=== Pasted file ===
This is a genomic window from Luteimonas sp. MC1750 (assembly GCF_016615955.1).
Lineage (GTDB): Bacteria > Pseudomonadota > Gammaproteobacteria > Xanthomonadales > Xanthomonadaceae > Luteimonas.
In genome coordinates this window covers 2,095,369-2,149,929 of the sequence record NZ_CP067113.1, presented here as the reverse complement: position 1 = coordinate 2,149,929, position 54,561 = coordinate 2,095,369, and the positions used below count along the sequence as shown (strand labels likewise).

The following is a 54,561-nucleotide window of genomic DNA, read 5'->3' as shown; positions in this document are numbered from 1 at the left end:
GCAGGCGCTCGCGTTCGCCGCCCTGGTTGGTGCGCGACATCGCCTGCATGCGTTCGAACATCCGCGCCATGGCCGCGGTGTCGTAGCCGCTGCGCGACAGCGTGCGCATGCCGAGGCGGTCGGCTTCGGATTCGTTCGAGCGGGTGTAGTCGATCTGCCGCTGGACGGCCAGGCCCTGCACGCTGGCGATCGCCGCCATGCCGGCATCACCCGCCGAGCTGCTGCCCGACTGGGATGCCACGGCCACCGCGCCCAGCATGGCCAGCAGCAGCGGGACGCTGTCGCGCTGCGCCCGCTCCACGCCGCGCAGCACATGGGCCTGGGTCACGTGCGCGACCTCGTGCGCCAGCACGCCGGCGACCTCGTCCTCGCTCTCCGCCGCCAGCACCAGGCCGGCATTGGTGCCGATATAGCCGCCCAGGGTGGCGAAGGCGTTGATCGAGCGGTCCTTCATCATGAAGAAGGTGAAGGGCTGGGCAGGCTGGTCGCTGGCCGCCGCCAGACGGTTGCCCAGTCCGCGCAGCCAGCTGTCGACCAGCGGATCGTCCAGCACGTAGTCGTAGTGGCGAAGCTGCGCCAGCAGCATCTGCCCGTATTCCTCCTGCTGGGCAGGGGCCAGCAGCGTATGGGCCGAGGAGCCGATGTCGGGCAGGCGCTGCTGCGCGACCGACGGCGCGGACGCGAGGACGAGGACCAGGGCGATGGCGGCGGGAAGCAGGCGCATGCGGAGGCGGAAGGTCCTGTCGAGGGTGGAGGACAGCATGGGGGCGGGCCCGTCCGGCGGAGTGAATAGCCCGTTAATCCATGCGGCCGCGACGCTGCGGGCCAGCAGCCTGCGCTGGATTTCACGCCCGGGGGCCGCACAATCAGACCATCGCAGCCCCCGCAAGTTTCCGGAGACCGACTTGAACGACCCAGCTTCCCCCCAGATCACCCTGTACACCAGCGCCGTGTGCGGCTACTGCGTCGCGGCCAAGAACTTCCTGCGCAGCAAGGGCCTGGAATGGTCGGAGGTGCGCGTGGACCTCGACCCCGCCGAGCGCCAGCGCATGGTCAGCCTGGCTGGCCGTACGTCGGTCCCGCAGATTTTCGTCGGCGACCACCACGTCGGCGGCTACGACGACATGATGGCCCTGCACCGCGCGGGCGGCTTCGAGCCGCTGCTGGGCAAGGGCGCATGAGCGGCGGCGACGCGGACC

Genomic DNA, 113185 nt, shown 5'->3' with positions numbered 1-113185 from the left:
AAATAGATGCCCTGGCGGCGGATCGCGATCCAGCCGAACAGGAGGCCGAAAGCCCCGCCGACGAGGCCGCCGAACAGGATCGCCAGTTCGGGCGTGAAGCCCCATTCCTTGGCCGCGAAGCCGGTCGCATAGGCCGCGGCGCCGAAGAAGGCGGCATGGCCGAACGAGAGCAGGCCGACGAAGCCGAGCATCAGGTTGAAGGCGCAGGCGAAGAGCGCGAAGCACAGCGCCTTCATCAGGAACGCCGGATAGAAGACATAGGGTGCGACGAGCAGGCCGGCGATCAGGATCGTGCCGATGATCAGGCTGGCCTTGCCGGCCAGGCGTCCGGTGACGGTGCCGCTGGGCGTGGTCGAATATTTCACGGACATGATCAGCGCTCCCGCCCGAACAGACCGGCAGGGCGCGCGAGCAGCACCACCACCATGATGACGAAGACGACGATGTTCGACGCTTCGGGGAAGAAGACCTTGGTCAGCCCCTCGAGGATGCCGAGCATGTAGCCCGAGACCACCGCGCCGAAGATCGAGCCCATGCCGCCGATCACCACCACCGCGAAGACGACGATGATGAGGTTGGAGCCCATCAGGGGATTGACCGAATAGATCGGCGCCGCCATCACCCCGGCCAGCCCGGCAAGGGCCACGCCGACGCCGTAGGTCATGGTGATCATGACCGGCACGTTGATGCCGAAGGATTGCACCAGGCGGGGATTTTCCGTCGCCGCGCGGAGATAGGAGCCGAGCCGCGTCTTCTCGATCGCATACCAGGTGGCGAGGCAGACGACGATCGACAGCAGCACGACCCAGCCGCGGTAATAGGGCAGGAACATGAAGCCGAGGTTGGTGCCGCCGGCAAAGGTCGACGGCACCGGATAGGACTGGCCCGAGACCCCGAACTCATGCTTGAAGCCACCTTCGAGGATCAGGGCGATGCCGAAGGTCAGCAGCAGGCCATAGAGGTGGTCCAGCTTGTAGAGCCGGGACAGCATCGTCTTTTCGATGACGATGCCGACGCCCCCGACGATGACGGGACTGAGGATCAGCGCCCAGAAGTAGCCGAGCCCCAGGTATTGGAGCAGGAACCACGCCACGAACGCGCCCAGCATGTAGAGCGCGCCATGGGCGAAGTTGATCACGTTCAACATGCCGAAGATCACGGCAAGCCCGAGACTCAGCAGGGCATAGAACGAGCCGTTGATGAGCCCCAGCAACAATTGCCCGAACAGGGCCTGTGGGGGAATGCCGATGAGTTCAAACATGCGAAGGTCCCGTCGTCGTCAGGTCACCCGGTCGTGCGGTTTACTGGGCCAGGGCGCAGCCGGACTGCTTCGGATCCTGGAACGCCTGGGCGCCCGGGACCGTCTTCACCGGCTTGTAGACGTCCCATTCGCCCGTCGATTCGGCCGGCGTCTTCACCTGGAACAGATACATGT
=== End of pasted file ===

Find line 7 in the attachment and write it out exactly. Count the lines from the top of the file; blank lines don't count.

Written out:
AAATAGATGCCCTGGCGGCGGATCGCGATCCAGCCGAACAGGAGGCCGAAAGCCCCGCCGACGAGGCCGCCGAACAGGATCGCCAGTTCGGGCGTGAAGCCCCATTCCTTGGCCGCGAAGCCGGTCGCATAGGCCGCGGCGCCGAAGAAGGCGGCATGGCCGAACGAGAGCAGGCCGACGAAGCCGAGCATCAGGTTGAAGGCGCAGGCGAAGAGCGCGAAGCACAGCGCCTTCATCAGGAACGCCGGATAGAAGACATAGGGTGCGACGAGCAGGCCGGCGATCAGGATCGTGCCGATGATCAGGCTGGCCTTGCCGGCCAGGCGTCCGGTGACGGTGCCGCTGGGCGTGGTCGAATATTTCACGGACATGATCAGCGCTCCCGCCCGAACAGACCGGCAGGGCGCGCGAGCAGCACCACCACCATGATGACGAAGACGACGATGTTCGACGCTTCGGGGAAGAAGACCTTGGTCAGCCCCTCGAGGATGCCGAGCATGTAGCCCGAGACCACCGCGCCGAAGATCGAGCCCATGCCGCCGATCACCACCACCGCGAAGACGACGATGATGAGGTTGGAGCCCATCAGGGGATTGACCGAATAGATCGGCGCCGCCATCACCCCGGCCAGCCCGGCAAGGGCCACGCCGACGCCGTAGGTCATGGTGATCATGACCGGCACGTTGATGCCGAAGGATTGCACCAGGCGGGGATTTTCCGTCGCCGCGCGGAGATAGGAGCCGAGCCGCGTCTTCTCGATCGCATACCAGGTGGCGAGGCAGACGACGATCGACAGCAGCACGACCCAGCCGCGGTAATAGGGCAGGAACATGAAGCCGAGGTTGGTGCCGCCGGCAAAGGTCGACGGCACCGGATAGGACTGGCCCGAGACCCCGAACTCATGCTTGAAGCCACCTTCGAGGATCAGGGCGATGCCGAAGGTCAGCAGCAGGCCATAGAGGTGGTCCAGCTTGTAGAGCCGGGACAGCATCGTCTTTTCGATGACGATGCCGACGCCCCCGACGATGACGGGACTGAGGATCAGCGCCCAGAAGTAGCCGAGCCCCAGGTATTGGAGCAGGAACCACGCCACGAACGCGCCCAGCATGTAGAGCGCGCCATGGGCGAAGTTGATCACGTTCAACATGCCGAAGATCACGGCAAGCCCGAGACTCAGCAGGGCATAGAACGAGCCGTTGATGAGCCCCAGCAACAATTGCCCGAACAGGGCCTGTGGGGGAATGCCGATGAGTTCAAACATGCGAAGGTCCCGTCGTCGTCAGGTCACCCGGTCGTGCGGTTTACTGGGCCAGGGCGCAGCCGGACTGCTTCGGATCCTGGAACGCCTGGGCGCCCGGGACCGTCTTCACCGGCTTGTAGACGTCCCATTCGCCCGTCGATTCGGCCGGCGTCTTCACCTGGAACAGATACATGT